Dzongsar Khyentse Rinpoche, The Way of the Bodhisattva, Vol. IV

Goal-Oriented Compassion, Dzongsar Khyentse Rinpoche, The Way of the Bodhisattva, Vol. IV, CD12, Track9

Download Liner Notes

Click here to see the Portuguese MP3 edition of this recording.

Dzongsar Khyentse Rinpoche
The Way of the Bodhisattva

A Commentary on Chapters 9 and 10
of the Bodhicharyavatara by Shantideva
(Vol. IV)

About this Teacher:

Dzongsar Khyentse Rinpoche

Born in Bhutan in 1961, the son of Thinley Norbu Rinpoche, Dzongsar Khyentse Rinpoche was recognized as the main incarnation of the Khyentse lineage of Tibetan Buddhism. He has studied with some of the greatest contemporary masters, including Dilgo Khyentse Rinpoche, the 16th Karmapa, as well as Dudjom Rinpoche. Rinpoche combines many talents: masterful and dynamic teacher, writer (What Makes You Not a Buddhist) and scholar, award-winning filmmaker (The Cup and Travellers and Magicians). More…

Some topics Include:

  • The Debate Between Opposing Philosophical Schools about Wisdom
  • The Indian Philosophical Schools: Vaibashika, Sautrantika, Chittamatra, Shravaka and Samkhya
  • Stories, Examples, Definitions

With a 46 page pdf color booklet with liner notes for all 4 Volumes includes:

  • an introduction to this classic Mahayana Buddhist text by Chagdud Rinpoche.
  • liner notes by Chagdud Khadro, “Dzongsar Khyentse Rinpoche and Chagdud Tulku Rinpoche”
  • color photographs of Chagdud Tulku Rinpoche, Dzongsar Khyentse Rinpoche, Chagdud Khadro
  • Two color portraits of Dzongsar Khyentse Rinpoche during the Ngondro teaching
  • a line drawing of Shantideva
  • a short history of Chagdud Gonpa in Tibet, the United States and Brazil
  • Tracks are cued to the stanzas
  • Recorded live in English and Portuguese.

These teachings are available both in English MP3 cd and in MP3 download.

Audio: English and Portuguese
Track titles: English
Liner notes: English

MP3 download = 13 CDs (wav) / 15 hours /

Portuguese MP3 edition is available at

Excerpt from the Liner Notes from Vol. IVTHE GOAL OF THE BODHISATTVA

By Liz Hamill, Producer, Dakini Music

Two hundred years have passed since the birth of great Patrul Rinpoche, author of the treasured text The Words of My
Perfect Teacher
, in 1808. At the
time of his death at the age of 79,
he had three things in his
possession: the monastic robes
he was wearing, a bowl, and his
copy of Shantideva’s The Way of
the Bodhisattva.

The philosophical movement that preceded the Bodhicharyavatara’s translation into the Tibetan language from Sanskrit was the Prasangika Madhyamika School of Indian Buddhist philosophy, dating back to second century CE. The Way of the Bodhisattva as a whole serves as a comprehensive introduction to this school, but “Wisdom,” the sublime ninth chapter, focuses on the complexities of the profound view of the Buddha’s teachings as scrutinized through the lens of a scholastic form of debate between opposing philosophical schools: Vaibashika, Sautrantika, Chittamatra, Shravaka and Samkhya. This chapter is revered in Tibetan Buddhism as one of the most authoritative expositions of the Buddha’s core doctrine of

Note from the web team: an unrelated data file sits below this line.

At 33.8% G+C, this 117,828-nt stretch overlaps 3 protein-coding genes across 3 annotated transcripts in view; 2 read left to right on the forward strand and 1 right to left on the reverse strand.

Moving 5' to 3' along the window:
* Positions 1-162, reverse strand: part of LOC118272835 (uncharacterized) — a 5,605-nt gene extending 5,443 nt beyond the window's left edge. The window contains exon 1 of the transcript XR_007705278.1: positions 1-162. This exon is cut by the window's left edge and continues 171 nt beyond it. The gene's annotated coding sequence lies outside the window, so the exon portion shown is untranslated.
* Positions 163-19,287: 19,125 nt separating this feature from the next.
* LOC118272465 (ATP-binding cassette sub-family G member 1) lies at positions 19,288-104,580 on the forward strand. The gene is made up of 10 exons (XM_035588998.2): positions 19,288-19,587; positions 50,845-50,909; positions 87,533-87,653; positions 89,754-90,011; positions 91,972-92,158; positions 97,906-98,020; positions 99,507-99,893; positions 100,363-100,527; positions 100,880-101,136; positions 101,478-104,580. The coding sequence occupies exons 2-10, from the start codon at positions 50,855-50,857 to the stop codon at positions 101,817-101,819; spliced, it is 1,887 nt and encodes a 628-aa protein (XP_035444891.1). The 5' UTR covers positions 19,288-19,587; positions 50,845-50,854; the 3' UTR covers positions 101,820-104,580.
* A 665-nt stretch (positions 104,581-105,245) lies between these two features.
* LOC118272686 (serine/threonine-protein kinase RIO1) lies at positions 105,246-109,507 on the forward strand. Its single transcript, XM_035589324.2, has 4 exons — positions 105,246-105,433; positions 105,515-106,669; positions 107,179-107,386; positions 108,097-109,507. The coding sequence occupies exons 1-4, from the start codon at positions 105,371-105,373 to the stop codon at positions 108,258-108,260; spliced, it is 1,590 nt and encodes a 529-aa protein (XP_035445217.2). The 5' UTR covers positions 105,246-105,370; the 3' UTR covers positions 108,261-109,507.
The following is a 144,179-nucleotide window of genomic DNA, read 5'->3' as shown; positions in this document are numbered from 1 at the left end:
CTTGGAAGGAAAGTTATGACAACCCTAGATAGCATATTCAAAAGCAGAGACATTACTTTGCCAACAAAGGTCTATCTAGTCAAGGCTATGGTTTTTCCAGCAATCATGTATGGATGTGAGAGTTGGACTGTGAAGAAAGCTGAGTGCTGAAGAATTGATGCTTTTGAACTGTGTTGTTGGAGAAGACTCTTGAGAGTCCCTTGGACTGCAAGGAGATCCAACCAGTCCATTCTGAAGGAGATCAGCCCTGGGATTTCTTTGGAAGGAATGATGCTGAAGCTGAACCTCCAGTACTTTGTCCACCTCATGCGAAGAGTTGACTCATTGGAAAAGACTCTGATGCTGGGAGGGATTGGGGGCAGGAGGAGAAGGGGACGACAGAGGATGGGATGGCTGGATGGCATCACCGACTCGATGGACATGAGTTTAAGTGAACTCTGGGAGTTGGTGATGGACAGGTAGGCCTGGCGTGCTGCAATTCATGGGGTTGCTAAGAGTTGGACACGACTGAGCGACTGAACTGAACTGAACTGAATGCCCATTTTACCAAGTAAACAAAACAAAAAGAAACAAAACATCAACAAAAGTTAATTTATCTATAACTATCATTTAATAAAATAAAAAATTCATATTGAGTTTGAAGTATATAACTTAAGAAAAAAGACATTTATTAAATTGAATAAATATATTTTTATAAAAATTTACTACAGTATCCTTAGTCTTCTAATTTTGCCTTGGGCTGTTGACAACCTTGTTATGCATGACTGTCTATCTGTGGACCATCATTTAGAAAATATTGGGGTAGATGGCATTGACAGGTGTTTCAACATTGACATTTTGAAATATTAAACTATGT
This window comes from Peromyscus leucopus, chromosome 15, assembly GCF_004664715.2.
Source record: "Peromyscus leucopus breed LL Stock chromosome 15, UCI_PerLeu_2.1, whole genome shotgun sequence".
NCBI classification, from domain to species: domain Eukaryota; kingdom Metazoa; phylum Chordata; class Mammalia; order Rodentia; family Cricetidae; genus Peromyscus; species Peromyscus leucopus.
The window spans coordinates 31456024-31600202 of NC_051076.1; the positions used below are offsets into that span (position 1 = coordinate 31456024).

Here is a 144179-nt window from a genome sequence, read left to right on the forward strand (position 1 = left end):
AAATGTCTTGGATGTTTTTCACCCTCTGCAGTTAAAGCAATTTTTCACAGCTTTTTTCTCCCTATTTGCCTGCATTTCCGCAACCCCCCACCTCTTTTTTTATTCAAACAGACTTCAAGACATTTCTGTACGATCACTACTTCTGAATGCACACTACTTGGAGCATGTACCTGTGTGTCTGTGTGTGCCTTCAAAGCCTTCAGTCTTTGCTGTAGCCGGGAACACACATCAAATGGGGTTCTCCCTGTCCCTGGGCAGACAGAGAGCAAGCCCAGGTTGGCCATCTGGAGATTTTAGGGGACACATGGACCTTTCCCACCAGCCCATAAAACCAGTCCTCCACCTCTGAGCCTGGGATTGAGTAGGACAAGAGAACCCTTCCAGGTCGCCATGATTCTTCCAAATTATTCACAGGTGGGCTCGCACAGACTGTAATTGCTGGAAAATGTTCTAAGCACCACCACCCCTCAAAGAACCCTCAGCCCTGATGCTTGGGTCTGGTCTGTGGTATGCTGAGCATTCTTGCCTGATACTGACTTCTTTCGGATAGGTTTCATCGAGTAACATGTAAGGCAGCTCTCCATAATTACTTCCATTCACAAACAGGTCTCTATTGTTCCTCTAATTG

In 2004, Dzongsar Khyentse Rinpoche gave these teachings on the ninth chapter
of at Khadro Ling, Três Coroas, Brazil—the third in his series on The Way of the Bodhisattva. “The goal for bodhisattvas is to make a person
enlightened which means the same thing as the understanding of emptiness,” Rinpoche explains.

Soccer is worshipped here in Brazil and Khyentse Rinpoche is widely known for his film, The Cup, about two young soccer-crazed Tibetan refugee monks in India who desperately want to the rent a TV set for the monastery to watch the final game of the 1998 World Cup. Rinpoche made a play on the word “goal,” saying, “[Shantideva’s] prayers are still working after how many years? Sixth century! In the most unexpected place like Porto Alegre. It’s most unexpected because most of the people in this part of the world think that a goal truly exists. I hear them singing ‘goal’ very, very long!”

About “Dedication,” chapter ten, Rinpoche simply states that any merit that we have must be dedicated not merely for some temporary gain or happiness, but for the sake of the enlightenment of all the sentient beings. He then gives the oral transmission (Tib. rlung). Rinpoche speaks of other Buddhist masters, who, like Patrul Rinpoche, found Shantideva’s text an important source of inspiration. In his own Dzongsar Institute in India, The Way of the Bodhisattva is the first text that is taught to the monks each year. Brazil
now has one more national treasure.